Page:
Demons of war haunted Cairns siege gunman

Ex-soldier Khrys Vignes was haunted by the demons of war before he died in a hail of bullets in a shootout with heavily armed police commandos in a crocodile-infested swamp on the outskirts of Cairns.

The 30-year-old former Telstra worker, who served a tour of duty with the Australian Army overseas, went down in a blaze of gunfire after he refused to surrender to police during a wild 10-hour-long rampage on Sunday.

Family and friends yesterday told The Courier-Mail how the fun-loving outdoorsman had suffered PTSD (post traumatic stress disorder) and turned to illicit drugs after shooting at a machete-wielding pirate on active service.

 

Mossman man Khrys Vignes during his time in the Army. Picture: Instagram
Mossman man Khrys Vignes during his time in the Army. Picture: Instagram

 

Vignes was shot and killed by police after a ten hour siege near Yorkeys Knob.
Vignes was shot and killed by police after a ten hour siege near Yorkeys Knob.

 

"It haunted him,'' a family friend said.

"He came home injured with a dislocated knee and mental demons, he'd seen things he could not unsee, and he bottled it all up inside.

"Until, somehow, it all exploded and he lost his mind, and this was his way of going out.''

His final act came when he tried to break into a Telstra tower, rammed three police cars in a wild car chase, injured a police officer, deliberately set his vehicle loaded with ammunition on fire, and shot at police and a helicopter.

For ten hours, in a Rambo-like scenario he kept a huge cordon of police at bay as he fired off shots with a high-powered rifle, clad in a camouflage top, hiding in thick mangroves and swimming up crocodile-inhabited Thomatis Creek.

 

Vignes, second from right, with his Army mates.
Vignes, second from right, with his Army mates.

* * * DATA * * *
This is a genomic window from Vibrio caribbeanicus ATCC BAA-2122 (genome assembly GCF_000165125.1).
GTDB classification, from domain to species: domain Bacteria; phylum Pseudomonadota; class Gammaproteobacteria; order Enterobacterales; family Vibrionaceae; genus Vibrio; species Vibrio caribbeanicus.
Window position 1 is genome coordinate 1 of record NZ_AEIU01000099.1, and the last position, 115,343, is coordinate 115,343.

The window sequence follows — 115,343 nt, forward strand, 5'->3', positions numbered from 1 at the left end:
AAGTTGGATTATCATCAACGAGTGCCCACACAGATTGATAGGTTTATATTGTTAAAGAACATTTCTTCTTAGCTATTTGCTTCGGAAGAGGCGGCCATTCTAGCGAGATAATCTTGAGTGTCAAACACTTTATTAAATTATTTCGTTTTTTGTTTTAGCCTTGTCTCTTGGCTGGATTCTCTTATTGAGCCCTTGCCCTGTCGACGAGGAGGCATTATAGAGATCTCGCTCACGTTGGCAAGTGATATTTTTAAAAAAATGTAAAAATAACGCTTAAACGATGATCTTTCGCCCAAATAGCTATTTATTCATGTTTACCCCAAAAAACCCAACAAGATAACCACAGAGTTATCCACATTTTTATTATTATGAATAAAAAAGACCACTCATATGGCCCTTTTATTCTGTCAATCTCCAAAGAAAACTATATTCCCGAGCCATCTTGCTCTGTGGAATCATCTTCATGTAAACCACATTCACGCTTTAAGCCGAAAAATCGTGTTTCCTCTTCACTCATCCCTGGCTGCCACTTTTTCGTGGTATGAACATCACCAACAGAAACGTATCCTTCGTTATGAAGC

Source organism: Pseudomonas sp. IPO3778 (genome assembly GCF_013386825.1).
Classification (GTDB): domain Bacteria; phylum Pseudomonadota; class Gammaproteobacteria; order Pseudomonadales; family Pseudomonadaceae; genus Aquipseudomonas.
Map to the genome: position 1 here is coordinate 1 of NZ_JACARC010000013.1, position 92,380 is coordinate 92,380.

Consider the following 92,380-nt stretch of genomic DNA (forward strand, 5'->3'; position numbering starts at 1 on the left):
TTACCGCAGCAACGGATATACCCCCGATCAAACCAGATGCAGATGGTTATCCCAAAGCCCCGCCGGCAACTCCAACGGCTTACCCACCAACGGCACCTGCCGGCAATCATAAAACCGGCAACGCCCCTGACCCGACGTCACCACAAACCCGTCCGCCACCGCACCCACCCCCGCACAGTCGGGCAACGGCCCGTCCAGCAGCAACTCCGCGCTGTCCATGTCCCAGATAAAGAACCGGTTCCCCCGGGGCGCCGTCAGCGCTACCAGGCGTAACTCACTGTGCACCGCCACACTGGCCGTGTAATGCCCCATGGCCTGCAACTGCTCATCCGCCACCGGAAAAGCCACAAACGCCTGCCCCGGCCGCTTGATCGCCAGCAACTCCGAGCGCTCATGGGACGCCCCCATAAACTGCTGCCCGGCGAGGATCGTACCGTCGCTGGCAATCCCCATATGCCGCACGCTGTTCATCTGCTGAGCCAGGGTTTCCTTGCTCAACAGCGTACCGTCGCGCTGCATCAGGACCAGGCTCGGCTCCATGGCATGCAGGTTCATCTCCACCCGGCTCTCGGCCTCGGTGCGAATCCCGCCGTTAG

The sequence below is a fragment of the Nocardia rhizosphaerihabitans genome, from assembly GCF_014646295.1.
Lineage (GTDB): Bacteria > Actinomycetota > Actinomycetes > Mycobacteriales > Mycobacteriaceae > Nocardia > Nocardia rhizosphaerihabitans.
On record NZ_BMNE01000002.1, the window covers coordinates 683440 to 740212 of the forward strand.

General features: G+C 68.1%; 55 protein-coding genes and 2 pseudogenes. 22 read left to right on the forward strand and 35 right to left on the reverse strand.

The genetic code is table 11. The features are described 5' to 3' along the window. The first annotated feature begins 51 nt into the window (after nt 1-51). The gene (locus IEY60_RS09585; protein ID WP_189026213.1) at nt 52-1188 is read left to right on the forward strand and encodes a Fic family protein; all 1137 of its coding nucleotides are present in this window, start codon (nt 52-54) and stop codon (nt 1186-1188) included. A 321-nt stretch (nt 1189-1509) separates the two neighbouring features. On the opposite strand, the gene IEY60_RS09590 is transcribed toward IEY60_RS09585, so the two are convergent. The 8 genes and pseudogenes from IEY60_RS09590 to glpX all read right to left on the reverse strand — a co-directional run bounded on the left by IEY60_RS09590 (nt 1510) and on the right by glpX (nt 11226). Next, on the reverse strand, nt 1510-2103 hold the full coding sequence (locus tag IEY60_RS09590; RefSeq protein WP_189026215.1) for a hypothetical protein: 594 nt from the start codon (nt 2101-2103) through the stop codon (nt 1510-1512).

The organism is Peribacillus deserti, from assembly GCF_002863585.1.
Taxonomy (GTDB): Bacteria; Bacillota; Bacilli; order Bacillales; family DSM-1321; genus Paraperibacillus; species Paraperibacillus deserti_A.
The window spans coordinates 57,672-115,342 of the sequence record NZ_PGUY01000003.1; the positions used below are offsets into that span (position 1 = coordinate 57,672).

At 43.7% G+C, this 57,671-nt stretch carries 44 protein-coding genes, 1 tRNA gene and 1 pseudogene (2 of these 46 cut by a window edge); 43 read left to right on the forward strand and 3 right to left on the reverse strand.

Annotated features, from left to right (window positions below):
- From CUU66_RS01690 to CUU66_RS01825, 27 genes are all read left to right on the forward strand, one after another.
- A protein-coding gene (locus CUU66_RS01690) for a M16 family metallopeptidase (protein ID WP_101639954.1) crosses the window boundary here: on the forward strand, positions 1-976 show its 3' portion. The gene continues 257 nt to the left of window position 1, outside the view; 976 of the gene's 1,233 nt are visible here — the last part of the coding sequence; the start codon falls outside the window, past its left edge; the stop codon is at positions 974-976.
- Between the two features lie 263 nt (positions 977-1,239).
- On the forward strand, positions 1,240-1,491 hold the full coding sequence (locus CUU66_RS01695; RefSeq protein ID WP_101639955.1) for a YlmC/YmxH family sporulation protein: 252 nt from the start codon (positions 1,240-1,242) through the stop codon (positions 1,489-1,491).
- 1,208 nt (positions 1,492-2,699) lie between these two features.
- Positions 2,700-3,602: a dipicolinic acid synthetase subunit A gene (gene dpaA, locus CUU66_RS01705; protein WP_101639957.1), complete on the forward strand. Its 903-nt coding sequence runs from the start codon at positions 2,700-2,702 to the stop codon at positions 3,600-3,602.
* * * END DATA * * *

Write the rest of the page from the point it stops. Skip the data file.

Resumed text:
He was shot dead in a volley of up to 20 rounds as he raised his weapon to shoot when heavily armed tactical response officers in a police boat sprung him waist-deep trying to cross a creek.

"His erratic behaviour was completely out-of-character, it just snowballed,'' the friend said, speaking on behalf of family.

"This has nothing to do with coronavirus, he was a caring, loving peacemaker whose life went off the rails.

"This is a call to arms for anyone who is suffering mental illness in these strange times to speak out and ask for help.''

It is unclear why he tried to break into a Telstra tower at Palm Cove or why he had such a large cache of weapons and ammunition in his Toyota Hilux.

 

 

Police refused to speculate on whether he was preparing a lone wolf terror attack or if he was high on drugs.

Vignes, of Mossman, was known to police with a history of high-speed traffic offences and drug abuse.

He was an avid pig hunter, and in one Instagram post, can be seen posing with his rifle and a dead camel.

In other images supplied by his family, he can be seen posing in uniform and with fellow members of the Pilbara Regiment, an Army Reserve regional force surveillance unit, in Western Australia.

 

Originally published as Demons of war haunted Cairns siege gunman


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